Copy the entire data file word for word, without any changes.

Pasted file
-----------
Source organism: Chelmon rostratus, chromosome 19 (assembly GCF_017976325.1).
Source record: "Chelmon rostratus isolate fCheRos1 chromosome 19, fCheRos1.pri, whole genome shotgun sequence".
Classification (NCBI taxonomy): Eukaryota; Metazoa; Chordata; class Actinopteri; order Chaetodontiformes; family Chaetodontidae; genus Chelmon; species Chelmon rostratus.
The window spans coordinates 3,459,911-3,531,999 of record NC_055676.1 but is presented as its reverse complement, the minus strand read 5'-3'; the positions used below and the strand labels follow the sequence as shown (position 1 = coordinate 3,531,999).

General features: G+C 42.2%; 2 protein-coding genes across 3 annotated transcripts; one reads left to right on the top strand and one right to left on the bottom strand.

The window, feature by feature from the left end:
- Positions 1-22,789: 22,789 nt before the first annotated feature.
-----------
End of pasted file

Source organism: Chelmon rostratus, chromosome 19 (assembly GCF_017976325.1).
Source record: "Chelmon rostratus isolate fCheRos1 chromosome 19, fCheRos1.pri, whole genome shotgun sequence".
Classification (NCBI taxonomy): Eukaryota; Metazoa; Chordata; class Actinopteri; order Chaetodontiformes; family Chaetodontidae; genus Chelmon; species Chelmon rostratus.
The window spans coordinates 3,459,911-3,531,999 of record NC_055676.1 but is presented as its reverse complement, the minus strand read 5'-3'; the positions used below and the strand labels follow the sequence as shown (position 1 = coordinate 3,531,999).

General features: G+C 42.2%; 2 protein-coding genes across 3 annotated transcripts; one reads left to right on the top strand and one right to left on the bottom strand.

The window, feature by feature from the left end:
- Positions 1-22,789: 22,789 nt before the first annotated feature.